City Council votes for hearings before filling vacant seats It also passes 4% cap on tax assessments


The Baltimore City Council voted unanimously yesterday to require itself to hold public hearings before filling vacant council seats, a move that supporters said could help wrest the selection process from political organizations and open it to public scrutiny.

The rules change, an adaptation of a proposal made by Council President Mary Pat Clarke, was hailed by some black council members, who said they were concerned that council members from the 6th District might ignore the aspirations of South Baltimore's growing black population should the delegation have a chance to fill a vacant seat.

A vacancy in the 6th District is possible as early as next month because Councilman Timothy D. Murphy, D-6th, is considered a strong candidate for a judgeship in the District Court of Maryland for Baltimore.

Until now, when death or political advancement left a seat vacant in the Baltimore City Council, the two other members from the district would decide among themselves on a successor.

The 16 other council members generally would approve the choice without dissent, following the long-standing tradition of councilmanic courtesy.

Critics have said the arrangement perpetuates the power of political organizations already represented in the council by allowing them to place their cronies in vacant seats without having to go through an election.

"Political clubs should not decide who is to represent 130,000 people in a district," said Councilman Carl Stokes, D-2nd. "The public said 'Let us in.' "

All three of the council's 6th District representatives first gained their seats through appointment -- rather than through election -- after being nominated by members of the influential Stonewall Democratic Club.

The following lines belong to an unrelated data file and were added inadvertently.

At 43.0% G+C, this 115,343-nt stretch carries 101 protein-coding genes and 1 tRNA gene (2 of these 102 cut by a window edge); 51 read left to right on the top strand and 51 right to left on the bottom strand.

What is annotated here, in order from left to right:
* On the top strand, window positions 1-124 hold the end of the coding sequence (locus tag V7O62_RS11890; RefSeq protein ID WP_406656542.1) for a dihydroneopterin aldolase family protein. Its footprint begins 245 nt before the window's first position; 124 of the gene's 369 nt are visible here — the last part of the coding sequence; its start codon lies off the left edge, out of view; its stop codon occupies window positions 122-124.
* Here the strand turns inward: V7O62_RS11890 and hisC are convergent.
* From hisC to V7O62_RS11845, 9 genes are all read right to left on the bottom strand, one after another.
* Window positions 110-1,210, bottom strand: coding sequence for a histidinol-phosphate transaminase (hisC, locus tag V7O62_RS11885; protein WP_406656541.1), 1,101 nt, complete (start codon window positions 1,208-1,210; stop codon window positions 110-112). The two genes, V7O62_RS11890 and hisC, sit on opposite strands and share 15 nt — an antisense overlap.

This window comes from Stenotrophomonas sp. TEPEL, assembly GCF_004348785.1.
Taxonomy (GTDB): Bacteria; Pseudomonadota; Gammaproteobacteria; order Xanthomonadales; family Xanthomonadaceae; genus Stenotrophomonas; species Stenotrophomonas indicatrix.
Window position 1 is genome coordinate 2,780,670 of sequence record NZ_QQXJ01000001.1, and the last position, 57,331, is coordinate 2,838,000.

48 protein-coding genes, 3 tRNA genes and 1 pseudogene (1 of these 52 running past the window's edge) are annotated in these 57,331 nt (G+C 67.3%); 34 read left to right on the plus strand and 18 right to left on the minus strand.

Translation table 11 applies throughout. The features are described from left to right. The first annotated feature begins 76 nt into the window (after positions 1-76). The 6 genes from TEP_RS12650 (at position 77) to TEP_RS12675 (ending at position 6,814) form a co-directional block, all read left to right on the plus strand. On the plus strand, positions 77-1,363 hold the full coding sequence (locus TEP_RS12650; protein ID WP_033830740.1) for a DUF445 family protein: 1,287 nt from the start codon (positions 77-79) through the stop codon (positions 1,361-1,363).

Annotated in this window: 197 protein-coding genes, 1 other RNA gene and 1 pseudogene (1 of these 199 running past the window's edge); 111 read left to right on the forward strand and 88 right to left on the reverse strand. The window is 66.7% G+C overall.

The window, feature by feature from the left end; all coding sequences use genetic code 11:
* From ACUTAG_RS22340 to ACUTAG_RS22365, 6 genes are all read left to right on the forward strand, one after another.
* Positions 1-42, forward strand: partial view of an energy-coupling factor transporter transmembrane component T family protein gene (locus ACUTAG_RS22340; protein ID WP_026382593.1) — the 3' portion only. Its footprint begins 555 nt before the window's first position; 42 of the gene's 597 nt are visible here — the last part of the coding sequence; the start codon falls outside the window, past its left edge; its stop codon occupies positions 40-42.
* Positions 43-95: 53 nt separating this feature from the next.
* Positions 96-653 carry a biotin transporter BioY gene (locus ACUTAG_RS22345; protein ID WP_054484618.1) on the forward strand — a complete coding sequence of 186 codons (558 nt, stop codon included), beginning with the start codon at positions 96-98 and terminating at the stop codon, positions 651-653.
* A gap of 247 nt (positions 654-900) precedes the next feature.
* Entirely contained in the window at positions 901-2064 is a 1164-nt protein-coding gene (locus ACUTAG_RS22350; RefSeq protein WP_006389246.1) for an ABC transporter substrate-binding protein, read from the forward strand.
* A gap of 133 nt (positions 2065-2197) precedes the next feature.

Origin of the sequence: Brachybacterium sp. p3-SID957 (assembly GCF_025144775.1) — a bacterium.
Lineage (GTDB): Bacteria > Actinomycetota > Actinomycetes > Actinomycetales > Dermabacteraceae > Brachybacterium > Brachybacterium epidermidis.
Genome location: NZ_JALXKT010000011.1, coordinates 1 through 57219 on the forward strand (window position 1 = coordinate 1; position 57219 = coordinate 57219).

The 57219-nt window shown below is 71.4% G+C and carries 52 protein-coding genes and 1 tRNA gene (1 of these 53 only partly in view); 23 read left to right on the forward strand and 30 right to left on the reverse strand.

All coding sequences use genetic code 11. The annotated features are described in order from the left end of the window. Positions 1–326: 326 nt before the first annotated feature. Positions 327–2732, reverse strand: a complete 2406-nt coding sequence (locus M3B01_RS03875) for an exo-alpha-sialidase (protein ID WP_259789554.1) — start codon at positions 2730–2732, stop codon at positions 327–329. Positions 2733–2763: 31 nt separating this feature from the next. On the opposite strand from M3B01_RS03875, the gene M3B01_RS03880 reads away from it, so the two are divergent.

Mr. Murphy filled a seat vacated in 1982 by the death of Joseph W. Murphy. Timothy Murphy, who is not related to Joseph Murphy, was the choice of then-6th District council members George W. Della Jr. and William J. Myers, who were members of the Stonewall Democratic Club.

Should Mr. Murphy be appointed to the court, members of the Stonewall club are said to be ready to press for the nomination of Timothy J. O'Malley, a Stonewall member whose father is Joseph W. "Doc" O'Malley, a former member of the House of Delegates who died in January.

The 6th District, which stretches from Loudon Park Cemetery in the city's southwest corner east across the South Baltimore peninsula and south to the banks of the Curtis Bay, is believed to be at least 40 percent black. Nonetheless, it has never had a black representative on the council.

Black members of the council have said the appointment of a white to a vacant seat in the 6th District would again give a white appointee the advantage of incumbency in facing black challengers in next year's councilmanic election.

The council also approved and sent to the mayor a bill that would place a 4 percent limit on the amount tax assessments could grow for most owner-occupied homes in Baltimore. Councilman Anthony J. Ambridge dissented, saying he favored a higher cap accompanied by a cut in the tax rate. The mayor sponsored the bill and is expected to sign it into law.

The so-called "assessment cap" is designed to give a measure of relief to Baltimore homeowners, who pay far more in property taxes than do the owners of similar homes in Maryland's 23 other subdivisions.

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